This page has moved to a new address.

Kris Freeman: Risking Success with Diabetes


22 February 2010

Kris Freeman: Risking Success with Diabetes

Whistler Olympic Park, BC (Feb 20)
On Saturday, Kris Freeman took 45th place in the Men’s 30 kilometer pursuit cross-country ski race. Freeman is the first Olympic endurance athlete with Type 1 diabetes. At the 11.25 km mark of the race, Freeman was just 6.2 seconds behind the lead. On the 4th lap of the race his blood sugar crashed and he “stopped and laid on the ground for a moment." Fortunately a German coach saw Freeman and ran to his side - giving him some Gatorade and some “goo” (glucose gel) and Freeman managed to get up and finish the race.

It’s all about calculated risk for people with insulin dependent or type 1 diabetes. We might have the technology that allows us to calibrate the exact amount of insulin required to do almost anything--swim 500 meters, run a marathon or cross country ski a 30 kilometer race. But it all comes down to trial and error. Sometimes it all goes wrong, and the amount of insulin in our bodies overtakes our ability to move or to think and we just have to stop. It is called a hypoglycemic reaction and it is the most threatening aspect of managing insulin dependent diabetes. Some of the symptoms felt during a hypo include confusion, dizziness, pounding heart, racing pulse, trembling, weakness, anxiety, poor concentration and finally passing out, if you don’t get glucose into your body (to refuel your cells) right away.

It must have been an earth shattering disappointment for Kris Freeman, but I have to hand it to him. He did what many type 1’s do everyday when we have a hypo – although under less extreme circumstances – the best of us get up and we don’t quit. I have had moments too – as a teenager competing in track and field and letting the team down by not being able to complete my sprint because of a hypo; as a young professional having to excuse myself from the podium and the wide-eyed audience because I needed a coke or some candy for my “condition,” and finally as a mother, who has to explain to her young daughter why she must open a can of juice without buying it in the supermarket (Mom, they will arrest you!) or risk passing out in the aisle. I never quit sprinting in high school or enjoying speaking publicly or being honest with my daughter about my diabetes.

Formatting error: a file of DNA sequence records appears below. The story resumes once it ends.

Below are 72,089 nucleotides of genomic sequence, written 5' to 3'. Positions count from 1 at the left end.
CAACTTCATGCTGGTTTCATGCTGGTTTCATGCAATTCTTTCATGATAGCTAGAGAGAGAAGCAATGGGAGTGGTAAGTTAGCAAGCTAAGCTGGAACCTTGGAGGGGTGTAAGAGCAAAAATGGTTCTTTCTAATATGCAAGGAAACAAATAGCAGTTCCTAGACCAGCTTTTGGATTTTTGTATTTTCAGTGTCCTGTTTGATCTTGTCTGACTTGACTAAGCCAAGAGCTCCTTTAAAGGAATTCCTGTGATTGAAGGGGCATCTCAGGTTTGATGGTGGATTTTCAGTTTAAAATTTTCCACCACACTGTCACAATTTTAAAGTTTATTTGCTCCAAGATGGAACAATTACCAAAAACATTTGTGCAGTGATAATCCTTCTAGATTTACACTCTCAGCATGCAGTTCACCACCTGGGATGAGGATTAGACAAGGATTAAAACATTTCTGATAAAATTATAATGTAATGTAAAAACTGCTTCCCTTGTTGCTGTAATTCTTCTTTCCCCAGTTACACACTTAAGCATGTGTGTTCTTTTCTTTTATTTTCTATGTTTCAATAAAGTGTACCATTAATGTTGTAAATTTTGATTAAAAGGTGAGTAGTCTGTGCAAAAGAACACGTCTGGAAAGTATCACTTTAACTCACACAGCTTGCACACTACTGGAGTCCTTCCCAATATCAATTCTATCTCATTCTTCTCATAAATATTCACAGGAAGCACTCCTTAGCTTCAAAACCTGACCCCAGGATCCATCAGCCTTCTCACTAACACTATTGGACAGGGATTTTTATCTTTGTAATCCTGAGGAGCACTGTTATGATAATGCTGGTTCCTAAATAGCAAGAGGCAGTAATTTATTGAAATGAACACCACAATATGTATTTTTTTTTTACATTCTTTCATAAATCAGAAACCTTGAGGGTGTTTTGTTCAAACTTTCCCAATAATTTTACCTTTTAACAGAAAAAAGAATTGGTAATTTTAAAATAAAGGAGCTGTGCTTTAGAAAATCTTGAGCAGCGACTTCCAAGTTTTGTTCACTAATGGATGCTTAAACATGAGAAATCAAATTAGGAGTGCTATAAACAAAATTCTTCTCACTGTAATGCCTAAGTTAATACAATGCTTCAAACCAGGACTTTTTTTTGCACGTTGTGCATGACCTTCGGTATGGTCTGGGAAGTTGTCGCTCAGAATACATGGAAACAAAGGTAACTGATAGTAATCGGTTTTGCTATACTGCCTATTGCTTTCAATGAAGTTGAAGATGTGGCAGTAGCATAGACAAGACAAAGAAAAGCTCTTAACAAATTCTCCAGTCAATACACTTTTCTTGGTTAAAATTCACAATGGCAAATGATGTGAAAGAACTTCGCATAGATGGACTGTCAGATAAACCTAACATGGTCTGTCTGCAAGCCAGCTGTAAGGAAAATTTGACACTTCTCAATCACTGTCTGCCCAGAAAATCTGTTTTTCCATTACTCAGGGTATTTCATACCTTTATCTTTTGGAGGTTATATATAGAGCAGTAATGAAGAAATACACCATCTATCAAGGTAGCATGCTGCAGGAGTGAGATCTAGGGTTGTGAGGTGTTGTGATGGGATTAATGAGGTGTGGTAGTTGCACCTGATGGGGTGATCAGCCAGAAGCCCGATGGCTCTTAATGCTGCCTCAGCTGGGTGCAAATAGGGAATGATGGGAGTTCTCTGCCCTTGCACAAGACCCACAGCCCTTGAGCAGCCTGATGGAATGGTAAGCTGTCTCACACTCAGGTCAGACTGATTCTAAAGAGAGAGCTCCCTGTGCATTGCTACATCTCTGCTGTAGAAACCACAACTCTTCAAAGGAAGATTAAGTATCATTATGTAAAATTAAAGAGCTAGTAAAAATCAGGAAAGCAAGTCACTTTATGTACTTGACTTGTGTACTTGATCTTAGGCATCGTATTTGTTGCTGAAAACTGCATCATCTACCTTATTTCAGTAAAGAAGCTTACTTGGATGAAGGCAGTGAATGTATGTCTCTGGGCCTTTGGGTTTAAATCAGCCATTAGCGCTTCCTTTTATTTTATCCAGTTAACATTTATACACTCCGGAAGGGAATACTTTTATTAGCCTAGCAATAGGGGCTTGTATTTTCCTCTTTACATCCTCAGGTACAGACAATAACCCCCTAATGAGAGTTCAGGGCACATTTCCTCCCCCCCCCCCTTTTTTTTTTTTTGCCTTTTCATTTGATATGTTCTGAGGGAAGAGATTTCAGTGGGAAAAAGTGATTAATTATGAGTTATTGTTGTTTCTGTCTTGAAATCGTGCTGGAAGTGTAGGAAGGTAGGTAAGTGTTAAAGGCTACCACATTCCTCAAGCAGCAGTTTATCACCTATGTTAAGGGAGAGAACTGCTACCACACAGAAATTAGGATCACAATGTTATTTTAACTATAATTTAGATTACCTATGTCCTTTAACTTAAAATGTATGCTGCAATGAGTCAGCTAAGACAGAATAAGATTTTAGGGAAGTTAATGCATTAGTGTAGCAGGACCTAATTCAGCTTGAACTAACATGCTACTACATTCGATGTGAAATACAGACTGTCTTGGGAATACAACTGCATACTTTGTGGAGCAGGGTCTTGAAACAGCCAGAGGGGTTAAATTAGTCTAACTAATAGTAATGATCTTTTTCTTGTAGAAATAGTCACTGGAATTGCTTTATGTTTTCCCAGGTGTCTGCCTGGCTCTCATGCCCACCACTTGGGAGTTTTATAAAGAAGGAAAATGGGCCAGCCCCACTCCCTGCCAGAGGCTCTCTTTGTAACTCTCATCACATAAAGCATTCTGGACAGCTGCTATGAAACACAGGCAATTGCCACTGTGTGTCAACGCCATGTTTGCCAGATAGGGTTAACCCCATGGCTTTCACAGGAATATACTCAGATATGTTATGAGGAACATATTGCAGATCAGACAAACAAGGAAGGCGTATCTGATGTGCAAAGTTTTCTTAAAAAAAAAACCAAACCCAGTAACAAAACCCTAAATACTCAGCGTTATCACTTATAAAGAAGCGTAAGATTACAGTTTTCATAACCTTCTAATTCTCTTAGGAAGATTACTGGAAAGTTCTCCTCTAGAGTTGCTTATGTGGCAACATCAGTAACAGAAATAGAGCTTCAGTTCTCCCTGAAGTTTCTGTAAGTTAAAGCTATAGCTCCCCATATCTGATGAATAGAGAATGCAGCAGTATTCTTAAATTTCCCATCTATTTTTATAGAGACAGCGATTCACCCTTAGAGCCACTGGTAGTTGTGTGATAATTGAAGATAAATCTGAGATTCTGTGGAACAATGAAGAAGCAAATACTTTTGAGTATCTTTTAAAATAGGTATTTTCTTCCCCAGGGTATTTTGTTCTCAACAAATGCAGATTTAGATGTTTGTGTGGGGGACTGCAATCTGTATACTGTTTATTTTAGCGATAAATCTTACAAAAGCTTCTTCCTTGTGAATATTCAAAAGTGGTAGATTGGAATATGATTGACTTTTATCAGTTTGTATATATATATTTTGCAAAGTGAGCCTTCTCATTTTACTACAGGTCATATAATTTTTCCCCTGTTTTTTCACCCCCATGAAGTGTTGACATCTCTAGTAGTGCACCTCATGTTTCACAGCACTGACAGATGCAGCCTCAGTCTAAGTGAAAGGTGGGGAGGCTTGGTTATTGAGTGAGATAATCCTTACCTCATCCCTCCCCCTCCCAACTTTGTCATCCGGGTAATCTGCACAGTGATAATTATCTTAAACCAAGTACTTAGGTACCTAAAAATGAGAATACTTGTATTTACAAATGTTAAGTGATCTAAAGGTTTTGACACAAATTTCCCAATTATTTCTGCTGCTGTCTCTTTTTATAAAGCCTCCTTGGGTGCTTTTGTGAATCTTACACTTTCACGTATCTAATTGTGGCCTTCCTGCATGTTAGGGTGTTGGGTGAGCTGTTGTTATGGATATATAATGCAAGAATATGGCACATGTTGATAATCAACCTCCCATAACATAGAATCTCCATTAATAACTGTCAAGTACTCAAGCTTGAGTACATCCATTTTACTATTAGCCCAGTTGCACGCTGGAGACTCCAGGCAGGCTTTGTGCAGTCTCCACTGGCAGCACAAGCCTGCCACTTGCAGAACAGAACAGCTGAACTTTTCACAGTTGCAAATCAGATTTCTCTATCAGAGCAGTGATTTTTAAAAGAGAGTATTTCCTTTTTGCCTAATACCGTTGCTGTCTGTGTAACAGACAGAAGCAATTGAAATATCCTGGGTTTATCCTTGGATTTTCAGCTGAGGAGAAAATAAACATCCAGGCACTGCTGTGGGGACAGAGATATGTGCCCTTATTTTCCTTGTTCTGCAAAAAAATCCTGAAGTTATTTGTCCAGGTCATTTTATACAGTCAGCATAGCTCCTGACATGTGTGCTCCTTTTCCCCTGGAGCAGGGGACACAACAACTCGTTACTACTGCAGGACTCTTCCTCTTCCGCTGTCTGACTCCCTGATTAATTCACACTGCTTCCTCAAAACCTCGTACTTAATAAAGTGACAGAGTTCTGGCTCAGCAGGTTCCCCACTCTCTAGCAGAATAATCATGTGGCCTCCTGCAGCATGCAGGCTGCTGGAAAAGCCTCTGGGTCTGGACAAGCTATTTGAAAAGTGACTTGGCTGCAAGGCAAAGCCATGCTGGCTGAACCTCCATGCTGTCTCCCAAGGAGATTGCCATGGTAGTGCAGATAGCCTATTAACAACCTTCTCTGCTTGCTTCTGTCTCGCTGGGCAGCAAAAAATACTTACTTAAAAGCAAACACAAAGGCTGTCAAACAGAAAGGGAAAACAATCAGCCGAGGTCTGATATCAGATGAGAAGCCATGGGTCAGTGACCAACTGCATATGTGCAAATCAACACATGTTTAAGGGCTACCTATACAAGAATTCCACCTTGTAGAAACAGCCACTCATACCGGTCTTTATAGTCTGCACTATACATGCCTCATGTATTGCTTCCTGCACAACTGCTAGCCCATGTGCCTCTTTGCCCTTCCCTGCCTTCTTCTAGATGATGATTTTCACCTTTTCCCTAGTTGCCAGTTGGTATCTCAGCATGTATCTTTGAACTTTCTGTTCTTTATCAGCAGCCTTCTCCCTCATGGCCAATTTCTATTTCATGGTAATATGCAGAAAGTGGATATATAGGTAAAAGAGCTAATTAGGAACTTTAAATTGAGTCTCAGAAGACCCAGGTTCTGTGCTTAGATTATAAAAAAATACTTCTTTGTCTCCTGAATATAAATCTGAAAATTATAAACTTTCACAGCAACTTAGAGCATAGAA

I would also never compare myself to Kris Freeman. I am not a world class athlete who has spent most of her life training to compete in elite competitions qualifying for the Olympic Winter Games. But I do have an idea what his body’s stress response was on that fourth lap. Insulin is a dangerous drug, and if you don’t get the simple carbohydrates into your bloodstream during a hypoglycemic reaction immediately, you will pass out. I am certain Freeman felt the hypo coming on – but how could he give up on his chance for an Olympic medal before his body did? He may have pushed his own physical limitations until he had to stop and lie down. That’s what happens – you just can’t go any further – as if the earth falls away from under your feet. I can only imagine the deafening sound of the passing skis rushing by Freeman’s head in the snow because everything is more intense (sounds, colors, feelings) when a hypo occurs. It’s possible that he may have looked around for help and gave up, because vision often becomes tunneled and vague – like the reverse negative of a photograph and that’s when fear steps in… but I am certain he had one thought and one thought only – I NEED GLUCOSE -- in any liquid form, and getting into his body as quickly and easily as possible. As Freeman’s blood sugar began to crawl back up and he brushed the snow off his legs, I wonder if he felt regret and vulnerability, perhaps bad luck and some embarrassment --magnified by the millions of viewers and fans, journalists and coaches who might have been shocked by what happened. But Freeman stood up and finished the race.

Kris Freeman is a hero, not because he is an Olympic athlete. No, I am a fan because he has not given up. A few days before the cross country racing began, he told Matt Lauer and Meredith Vieira on The Today Show, “One of the very first things people told me is what I couldn’t do… that I couldn’t be an Olympic Cross country skier. I worked with my doctors and proved them wrong.”

There will be other races like the Men's 50 km race February 28th, and I’ll be one of his fans right behind him hoping he’ll get a gold, silver or bronze. He deserves it.

“Only those who will risk going too far can possibly find out how far one can go.” TS Eliot


Post a Comment

Links to this post:

Create a Link

<< Home